On January 29, 1886, German engineer Karl Benz applied for a patent for his design for a horseless carriage. With a gasoline engine powering its rear wheels, the Benz Patent-Motorwagen is significant not only because it marked the beginning of Mercedes-Benz, but because it’s widely considered to be the first car as we know it. In the 130 years since, Mercedes has built some of the fastest, safest, most beautiful, and technologically innovative cars in the world. But amid all the well-known greatest hits, there’s a model that shares its birthday with the original Benz that’s only just beginning to get its due.
On January 29, 1976, Mercedes unveiled a new midsize car to replace its long-serving W115 model. Known by its internal designation as the W123, the car’s sober good looks and size seemed like a logical evolutionary step over the outgoing model. Mercedes invited a small group of journalists to the south of France for the occasion, and while the company had high expectations for the model, what no one could’ve realized is that Mercedes was about to trap lightning in a bottle. From parent company Daimler’s official history:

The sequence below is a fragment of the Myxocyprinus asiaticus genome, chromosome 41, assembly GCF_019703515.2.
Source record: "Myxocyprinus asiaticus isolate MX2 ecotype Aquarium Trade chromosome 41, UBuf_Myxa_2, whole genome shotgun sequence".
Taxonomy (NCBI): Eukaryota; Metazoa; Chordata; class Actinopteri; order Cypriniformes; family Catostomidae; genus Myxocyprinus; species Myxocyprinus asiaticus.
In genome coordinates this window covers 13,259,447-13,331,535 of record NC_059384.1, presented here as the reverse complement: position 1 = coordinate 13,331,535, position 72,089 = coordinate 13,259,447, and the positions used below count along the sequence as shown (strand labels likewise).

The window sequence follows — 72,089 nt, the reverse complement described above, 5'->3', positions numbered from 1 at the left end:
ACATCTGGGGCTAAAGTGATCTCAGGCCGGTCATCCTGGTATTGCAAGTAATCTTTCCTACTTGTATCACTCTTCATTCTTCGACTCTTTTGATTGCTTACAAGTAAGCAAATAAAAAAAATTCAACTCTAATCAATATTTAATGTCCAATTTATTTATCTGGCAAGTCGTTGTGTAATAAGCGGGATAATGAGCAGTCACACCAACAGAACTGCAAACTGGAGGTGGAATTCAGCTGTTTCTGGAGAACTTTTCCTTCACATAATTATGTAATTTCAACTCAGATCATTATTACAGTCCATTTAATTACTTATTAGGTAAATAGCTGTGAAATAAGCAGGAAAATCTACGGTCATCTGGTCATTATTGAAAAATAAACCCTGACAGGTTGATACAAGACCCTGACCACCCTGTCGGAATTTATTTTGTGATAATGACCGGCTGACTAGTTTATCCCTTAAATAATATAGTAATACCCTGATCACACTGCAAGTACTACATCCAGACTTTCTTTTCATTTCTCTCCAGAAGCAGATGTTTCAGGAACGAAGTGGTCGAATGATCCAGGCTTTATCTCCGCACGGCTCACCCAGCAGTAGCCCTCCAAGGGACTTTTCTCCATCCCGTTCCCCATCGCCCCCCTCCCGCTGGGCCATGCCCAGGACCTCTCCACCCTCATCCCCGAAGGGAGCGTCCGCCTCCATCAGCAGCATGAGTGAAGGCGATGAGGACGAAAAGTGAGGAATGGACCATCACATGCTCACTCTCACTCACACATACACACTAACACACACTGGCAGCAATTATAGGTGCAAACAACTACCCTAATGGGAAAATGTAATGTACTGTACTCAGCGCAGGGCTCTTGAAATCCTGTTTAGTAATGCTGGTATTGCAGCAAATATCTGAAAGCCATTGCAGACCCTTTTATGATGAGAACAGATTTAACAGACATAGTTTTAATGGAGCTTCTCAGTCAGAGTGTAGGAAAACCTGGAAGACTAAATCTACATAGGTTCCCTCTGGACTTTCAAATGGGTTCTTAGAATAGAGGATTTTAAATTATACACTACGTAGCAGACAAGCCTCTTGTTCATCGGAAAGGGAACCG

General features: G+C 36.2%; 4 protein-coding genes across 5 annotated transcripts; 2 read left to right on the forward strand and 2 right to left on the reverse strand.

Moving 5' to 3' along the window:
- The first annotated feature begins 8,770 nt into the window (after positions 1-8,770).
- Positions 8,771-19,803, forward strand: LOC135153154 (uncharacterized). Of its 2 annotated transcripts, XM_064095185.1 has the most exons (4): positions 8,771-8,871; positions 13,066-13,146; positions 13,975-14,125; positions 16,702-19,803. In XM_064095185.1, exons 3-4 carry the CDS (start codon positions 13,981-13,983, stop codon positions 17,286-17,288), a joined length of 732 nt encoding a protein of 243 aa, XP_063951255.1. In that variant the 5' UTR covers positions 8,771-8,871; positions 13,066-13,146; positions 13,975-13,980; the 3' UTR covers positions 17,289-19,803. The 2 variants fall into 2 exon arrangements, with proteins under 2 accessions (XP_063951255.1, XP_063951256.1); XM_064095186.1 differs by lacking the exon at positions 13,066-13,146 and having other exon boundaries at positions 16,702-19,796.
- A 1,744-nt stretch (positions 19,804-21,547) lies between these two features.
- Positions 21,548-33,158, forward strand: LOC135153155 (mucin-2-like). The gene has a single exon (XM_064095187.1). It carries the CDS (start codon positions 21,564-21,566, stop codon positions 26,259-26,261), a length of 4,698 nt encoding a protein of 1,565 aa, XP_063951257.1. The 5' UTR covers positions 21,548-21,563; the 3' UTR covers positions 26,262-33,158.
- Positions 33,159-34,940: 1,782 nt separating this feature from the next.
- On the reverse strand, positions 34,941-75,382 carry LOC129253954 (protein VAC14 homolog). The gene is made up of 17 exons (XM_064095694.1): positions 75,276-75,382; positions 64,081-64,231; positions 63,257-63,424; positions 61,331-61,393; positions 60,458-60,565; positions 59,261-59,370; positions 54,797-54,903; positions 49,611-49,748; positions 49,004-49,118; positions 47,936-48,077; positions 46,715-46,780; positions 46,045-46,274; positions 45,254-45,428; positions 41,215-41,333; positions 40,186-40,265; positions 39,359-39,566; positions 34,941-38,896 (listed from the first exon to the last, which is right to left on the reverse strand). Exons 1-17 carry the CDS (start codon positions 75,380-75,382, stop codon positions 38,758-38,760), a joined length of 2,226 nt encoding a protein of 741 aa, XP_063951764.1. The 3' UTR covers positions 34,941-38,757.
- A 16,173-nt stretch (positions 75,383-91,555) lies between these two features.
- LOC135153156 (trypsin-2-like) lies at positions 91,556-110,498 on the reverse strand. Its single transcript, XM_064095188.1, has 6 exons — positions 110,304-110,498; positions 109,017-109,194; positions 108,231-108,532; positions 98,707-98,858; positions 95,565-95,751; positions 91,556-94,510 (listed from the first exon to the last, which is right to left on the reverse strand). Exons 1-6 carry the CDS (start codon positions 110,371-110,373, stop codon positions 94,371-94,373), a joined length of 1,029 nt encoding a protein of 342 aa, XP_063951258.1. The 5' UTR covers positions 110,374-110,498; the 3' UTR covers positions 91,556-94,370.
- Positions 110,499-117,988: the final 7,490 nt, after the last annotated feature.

At its launch in January 1976, the Mercedes-Benz 123 model series offered a persuasive combination of elegance and multiple technical innovations. The saloon was the first model to become available. The range was expanded a year later by the Coupé and, for the first time, an Estate model. Over the course of the next ten years almost 2.7 million vehicles were built, among them also long-wheelbase saloons and chassis for special bodies. The era of the 123 model series marks a particularly successful chapter in the success story of the E-Class, as the intermediate model from Mercedes-Benz was called from 1993 onwards. The new E-Class of 2016 continues this success story.